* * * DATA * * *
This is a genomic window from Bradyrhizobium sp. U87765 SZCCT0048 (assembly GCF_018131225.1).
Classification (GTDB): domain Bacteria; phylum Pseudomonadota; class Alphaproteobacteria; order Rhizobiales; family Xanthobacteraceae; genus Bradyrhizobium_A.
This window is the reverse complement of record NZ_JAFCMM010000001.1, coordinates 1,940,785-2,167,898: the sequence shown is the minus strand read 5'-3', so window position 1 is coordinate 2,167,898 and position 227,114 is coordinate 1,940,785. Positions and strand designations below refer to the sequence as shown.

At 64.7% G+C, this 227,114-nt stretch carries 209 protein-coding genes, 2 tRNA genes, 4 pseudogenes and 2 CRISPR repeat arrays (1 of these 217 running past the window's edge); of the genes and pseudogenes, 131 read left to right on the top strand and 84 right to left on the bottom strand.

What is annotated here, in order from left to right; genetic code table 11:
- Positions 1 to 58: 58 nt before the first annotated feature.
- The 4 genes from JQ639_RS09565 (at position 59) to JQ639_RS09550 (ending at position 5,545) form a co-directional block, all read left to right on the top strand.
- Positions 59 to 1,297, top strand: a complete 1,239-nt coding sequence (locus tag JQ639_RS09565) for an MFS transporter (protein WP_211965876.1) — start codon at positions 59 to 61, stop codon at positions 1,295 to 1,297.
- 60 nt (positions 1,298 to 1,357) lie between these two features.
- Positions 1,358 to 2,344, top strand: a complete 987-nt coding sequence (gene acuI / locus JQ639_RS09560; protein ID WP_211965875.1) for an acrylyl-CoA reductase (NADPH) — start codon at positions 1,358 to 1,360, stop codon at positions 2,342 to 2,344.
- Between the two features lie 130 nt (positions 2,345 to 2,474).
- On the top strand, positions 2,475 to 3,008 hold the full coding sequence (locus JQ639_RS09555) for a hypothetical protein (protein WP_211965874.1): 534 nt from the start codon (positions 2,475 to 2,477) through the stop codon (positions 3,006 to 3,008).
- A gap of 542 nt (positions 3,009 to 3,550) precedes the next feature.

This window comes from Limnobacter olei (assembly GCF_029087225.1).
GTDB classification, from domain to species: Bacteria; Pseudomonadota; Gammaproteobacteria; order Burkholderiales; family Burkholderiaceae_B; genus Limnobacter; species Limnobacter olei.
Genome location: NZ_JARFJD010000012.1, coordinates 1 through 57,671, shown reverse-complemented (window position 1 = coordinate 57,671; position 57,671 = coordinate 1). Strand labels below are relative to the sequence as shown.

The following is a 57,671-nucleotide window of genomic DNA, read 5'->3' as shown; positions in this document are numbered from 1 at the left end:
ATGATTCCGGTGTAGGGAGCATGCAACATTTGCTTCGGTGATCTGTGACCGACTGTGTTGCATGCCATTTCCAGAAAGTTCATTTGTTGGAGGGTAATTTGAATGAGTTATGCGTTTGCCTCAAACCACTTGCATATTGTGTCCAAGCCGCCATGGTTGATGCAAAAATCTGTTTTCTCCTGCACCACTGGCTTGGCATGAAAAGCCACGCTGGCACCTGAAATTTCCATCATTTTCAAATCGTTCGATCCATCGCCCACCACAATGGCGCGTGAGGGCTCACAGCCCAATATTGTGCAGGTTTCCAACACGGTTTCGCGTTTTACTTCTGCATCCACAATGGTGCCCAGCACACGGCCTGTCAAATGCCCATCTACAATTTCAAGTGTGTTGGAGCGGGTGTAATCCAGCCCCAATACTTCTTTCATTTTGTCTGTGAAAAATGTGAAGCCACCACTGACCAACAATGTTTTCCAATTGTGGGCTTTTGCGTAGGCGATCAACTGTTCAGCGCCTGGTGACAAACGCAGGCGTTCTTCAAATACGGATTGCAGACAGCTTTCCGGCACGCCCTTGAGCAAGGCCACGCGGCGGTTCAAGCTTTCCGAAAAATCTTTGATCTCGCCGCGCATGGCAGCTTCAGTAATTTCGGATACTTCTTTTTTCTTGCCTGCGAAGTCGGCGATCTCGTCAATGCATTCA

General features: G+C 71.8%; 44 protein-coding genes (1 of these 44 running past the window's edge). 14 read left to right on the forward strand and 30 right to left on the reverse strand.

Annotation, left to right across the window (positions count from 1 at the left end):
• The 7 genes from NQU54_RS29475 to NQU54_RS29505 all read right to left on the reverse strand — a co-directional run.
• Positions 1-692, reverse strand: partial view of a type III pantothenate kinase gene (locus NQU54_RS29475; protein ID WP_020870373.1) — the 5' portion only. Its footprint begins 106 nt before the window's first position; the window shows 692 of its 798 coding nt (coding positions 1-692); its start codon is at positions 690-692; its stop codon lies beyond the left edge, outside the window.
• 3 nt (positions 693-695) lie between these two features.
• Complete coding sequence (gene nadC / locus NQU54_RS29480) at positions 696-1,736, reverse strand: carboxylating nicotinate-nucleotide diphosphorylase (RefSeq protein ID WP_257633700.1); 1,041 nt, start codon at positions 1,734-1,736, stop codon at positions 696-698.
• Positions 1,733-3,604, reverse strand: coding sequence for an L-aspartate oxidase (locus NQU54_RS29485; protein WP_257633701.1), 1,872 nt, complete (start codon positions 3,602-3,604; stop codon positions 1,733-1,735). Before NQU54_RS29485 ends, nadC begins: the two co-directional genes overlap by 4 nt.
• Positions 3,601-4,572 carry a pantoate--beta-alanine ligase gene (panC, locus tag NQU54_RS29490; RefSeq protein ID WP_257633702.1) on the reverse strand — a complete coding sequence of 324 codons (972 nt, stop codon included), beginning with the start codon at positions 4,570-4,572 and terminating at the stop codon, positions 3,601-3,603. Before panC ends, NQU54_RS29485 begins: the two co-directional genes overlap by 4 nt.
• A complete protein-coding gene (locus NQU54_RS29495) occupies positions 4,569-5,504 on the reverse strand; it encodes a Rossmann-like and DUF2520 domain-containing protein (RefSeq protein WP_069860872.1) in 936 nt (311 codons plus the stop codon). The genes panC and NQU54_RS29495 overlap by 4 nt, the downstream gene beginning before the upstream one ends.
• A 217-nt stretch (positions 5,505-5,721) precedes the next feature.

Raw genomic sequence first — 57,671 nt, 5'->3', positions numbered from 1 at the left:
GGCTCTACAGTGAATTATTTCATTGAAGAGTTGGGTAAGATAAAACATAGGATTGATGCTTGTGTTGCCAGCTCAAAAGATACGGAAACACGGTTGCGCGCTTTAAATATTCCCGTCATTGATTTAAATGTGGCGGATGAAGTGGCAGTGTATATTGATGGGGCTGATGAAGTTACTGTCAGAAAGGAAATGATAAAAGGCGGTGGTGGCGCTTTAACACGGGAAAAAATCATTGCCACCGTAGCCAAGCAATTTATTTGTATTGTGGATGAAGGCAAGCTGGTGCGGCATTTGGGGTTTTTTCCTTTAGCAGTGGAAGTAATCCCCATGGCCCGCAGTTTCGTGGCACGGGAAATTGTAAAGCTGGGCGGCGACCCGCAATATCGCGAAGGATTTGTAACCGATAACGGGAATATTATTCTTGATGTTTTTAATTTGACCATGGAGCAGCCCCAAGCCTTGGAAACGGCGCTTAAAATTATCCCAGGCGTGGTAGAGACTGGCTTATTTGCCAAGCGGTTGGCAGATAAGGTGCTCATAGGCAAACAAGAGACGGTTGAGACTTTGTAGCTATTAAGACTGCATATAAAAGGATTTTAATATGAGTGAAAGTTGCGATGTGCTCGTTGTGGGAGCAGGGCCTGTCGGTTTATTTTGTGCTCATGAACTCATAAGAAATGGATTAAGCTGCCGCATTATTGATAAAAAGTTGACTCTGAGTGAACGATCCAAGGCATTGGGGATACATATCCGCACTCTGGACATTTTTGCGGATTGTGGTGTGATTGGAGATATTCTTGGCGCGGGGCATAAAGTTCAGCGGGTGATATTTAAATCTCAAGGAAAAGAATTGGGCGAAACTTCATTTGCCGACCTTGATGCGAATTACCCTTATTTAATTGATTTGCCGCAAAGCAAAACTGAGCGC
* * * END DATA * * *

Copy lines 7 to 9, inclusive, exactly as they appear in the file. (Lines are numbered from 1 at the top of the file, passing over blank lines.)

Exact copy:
- The 4 genes from JQ639_RS09565 (at position 59) to JQ639_RS09550 (ending at position 5,545) form a co-directional block, all read left to right on the top strand.
- Positions 59 to 1,297, top strand: a complete 1,239-nt coding sequence (locus tag JQ639_RS09565) for an MFS transporter (protein WP_211965876.1) — start codon at positions 59 to 61, stop codon at positions 1,295 to 1,297.
- 60 nt (positions 1,298 to 1,357) lie between these two features.